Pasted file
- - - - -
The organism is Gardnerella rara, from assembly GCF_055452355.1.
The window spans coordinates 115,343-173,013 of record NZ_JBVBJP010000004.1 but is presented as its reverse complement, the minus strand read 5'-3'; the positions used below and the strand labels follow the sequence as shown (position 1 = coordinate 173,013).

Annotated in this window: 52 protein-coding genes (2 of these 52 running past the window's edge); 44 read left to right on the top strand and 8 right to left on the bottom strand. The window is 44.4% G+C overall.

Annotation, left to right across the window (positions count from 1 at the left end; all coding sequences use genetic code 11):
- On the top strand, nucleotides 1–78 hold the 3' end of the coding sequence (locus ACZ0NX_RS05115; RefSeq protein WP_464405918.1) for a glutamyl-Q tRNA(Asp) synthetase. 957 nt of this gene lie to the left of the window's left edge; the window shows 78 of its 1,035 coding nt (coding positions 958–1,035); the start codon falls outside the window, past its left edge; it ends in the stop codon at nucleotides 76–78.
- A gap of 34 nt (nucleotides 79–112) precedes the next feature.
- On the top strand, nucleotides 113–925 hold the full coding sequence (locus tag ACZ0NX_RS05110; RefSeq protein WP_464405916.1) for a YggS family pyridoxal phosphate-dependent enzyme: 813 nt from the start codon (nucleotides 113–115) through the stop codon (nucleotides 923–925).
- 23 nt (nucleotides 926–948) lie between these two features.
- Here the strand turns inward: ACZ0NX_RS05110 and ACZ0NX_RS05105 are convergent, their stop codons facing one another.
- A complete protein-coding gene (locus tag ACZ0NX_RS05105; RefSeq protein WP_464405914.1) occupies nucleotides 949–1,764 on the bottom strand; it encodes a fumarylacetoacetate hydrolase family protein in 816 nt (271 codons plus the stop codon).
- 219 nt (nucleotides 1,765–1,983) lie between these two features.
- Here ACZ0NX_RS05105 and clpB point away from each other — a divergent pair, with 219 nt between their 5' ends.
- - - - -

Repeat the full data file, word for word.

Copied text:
The organism is Gardnerella rara, from assembly GCF_055452355.1.
The window spans coordinates 115,343-173,013 of record NZ_JBVBJP010000004.1 but is presented as its reverse complement, the minus strand read 5'-3'; the positions used below and the strand labels follow the sequence as shown (position 1 = coordinate 173,013).

Annotated in this window: 52 protein-coding genes (2 of these 52 running past the window's edge); 44 read left to right on the top strand and 8 right to left on the bottom strand. The window is 44.4% G+C overall.

Annotation, left to right across the window (positions count from 1 at the left end; all coding sequences use genetic code 11):
- On the top strand, nucleotides 1–78 hold the 3' end of the coding sequence (locus ACZ0NX_RS05115; RefSeq protein WP_464405918.1) for a glutamyl-Q tRNA(Asp) synthetase. 957 nt of this gene lie to the left of the window's left edge; the window shows 78 of its 1,035 coding nt (coding positions 958–1,035); the start codon falls outside the window, past its left edge; it ends in the stop codon at nucleotides 76–78.
- A gap of 34 nt (nucleotides 79–112) precedes the next feature.
- On the top strand, nucleotides 113–925 hold the full coding sequence (locus tag ACZ0NX_RS05110; RefSeq protein WP_464405916.1) for a YggS family pyridoxal phosphate-dependent enzyme: 813 nt from the start codon (nucleotides 113–115) through the stop codon (nucleotides 923–925).
- 23 nt (nucleotides 926–948) lie between these two features.
- Here the strand turns inward: ACZ0NX_RS05110 and ACZ0NX_RS05105 are convergent, their stop codons facing one another.
- A complete protein-coding gene (locus tag ACZ0NX_RS05105; RefSeq protein WP_464405914.1) occupies nucleotides 949–1,764 on the bottom strand; it encodes a fumarylacetoacetate hydrolase family protein in 816 nt (271 codons plus the stop codon).
- 219 nt (nucleotides 1,765–1,983) lie between these two features.
- Here ACZ0NX_RS05105 and clpB point away from each other — a divergent pair, with 219 nt between their 5' ends.